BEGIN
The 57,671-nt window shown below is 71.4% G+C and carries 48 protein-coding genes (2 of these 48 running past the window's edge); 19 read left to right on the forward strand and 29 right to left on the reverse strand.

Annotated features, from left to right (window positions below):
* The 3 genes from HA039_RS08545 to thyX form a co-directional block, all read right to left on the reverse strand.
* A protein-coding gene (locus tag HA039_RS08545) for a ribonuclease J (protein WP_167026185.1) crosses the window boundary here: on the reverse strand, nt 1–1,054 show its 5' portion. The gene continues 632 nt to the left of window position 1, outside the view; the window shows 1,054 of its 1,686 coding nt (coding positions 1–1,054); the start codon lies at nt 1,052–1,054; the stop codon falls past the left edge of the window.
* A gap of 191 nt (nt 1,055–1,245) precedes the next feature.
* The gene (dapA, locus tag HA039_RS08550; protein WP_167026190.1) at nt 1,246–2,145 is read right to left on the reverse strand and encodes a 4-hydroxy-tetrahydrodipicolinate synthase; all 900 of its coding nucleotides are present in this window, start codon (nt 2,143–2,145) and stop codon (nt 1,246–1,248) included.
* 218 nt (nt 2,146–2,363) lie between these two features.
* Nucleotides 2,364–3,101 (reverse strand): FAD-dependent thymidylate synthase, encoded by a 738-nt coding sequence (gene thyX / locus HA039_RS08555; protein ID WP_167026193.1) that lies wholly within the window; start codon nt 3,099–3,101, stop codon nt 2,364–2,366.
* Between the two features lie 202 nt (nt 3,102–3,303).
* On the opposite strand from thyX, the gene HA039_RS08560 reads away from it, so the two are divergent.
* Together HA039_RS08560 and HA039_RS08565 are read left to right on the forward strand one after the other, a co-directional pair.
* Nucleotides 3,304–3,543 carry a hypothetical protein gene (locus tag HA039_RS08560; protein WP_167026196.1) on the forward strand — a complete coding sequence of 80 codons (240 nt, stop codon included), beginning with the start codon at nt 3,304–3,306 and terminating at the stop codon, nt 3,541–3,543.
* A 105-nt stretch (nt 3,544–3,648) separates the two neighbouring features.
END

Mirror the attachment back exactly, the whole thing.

The 57,671-nt window shown below is 71.4% G+C and carries 48 protein-coding genes (2 of these 48 running past the window's edge); 19 read left to right on the forward strand and 29 right to left on the reverse strand.

Annotated features, from left to right (window positions below):
* The 3 genes from HA039_RS08545 to thyX form a co-directional block, all read right to left on the reverse strand.
* A protein-coding gene (locus tag HA039_RS08545) for a ribonuclease J (protein WP_167026185.1) crosses the window boundary here: on the reverse strand, nt 1–1,054 show its 5' portion. The gene continues 632 nt to the left of window position 1, outside the view; the window shows 1,054 of its 1,686 coding nt (coding positions 1–1,054); the start codon lies at nt 1,052–1,054; the stop codon falls past the left edge of the window.
* A gap of 191 nt (nt 1,055–1,245) precedes the next feature.
* The gene (dapA, locus tag HA039_RS08550; protein WP_167026190.1) at nt 1,246–2,145 is read right to left on the reverse strand and encodes a 4-hydroxy-tetrahydrodipicolinate synthase; all 900 of its coding nucleotides are present in this window, start codon (nt 2,143–2,145) and stop codon (nt 1,246–1,248) included.
* 218 nt (nt 2,146–2,363) lie between these two features.
* Nucleotides 2,364–3,101 (reverse strand): FAD-dependent thymidylate synthase, encoded by a 738-nt coding sequence (gene thyX / locus HA039_RS08555; protein ID WP_167026193.1) that lies wholly within the window; start codon nt 3,099–3,101, stop codon nt 2,364–2,366.
* Between the two features lie 202 nt (nt 3,102–3,303).
* On the opposite strand from thyX, the gene HA039_RS08560 reads away from it, so the two are divergent.
* Together HA039_RS08560 and HA039_RS08565 are read left to right on the forward strand one after the other, a co-directional pair.
* Nucleotides 3,304–3,543 carry a hypothetical protein gene (locus tag HA039_RS08560; protein WP_167026196.1) on the forward strand — a complete coding sequence of 80 codons (240 nt, stop codon included), beginning with the start codon at nt 3,304–3,306 and terminating at the stop codon, nt 3,541–3,543.
* A 105-nt stretch (nt 3,544–3,648) separates the two neighbouring features.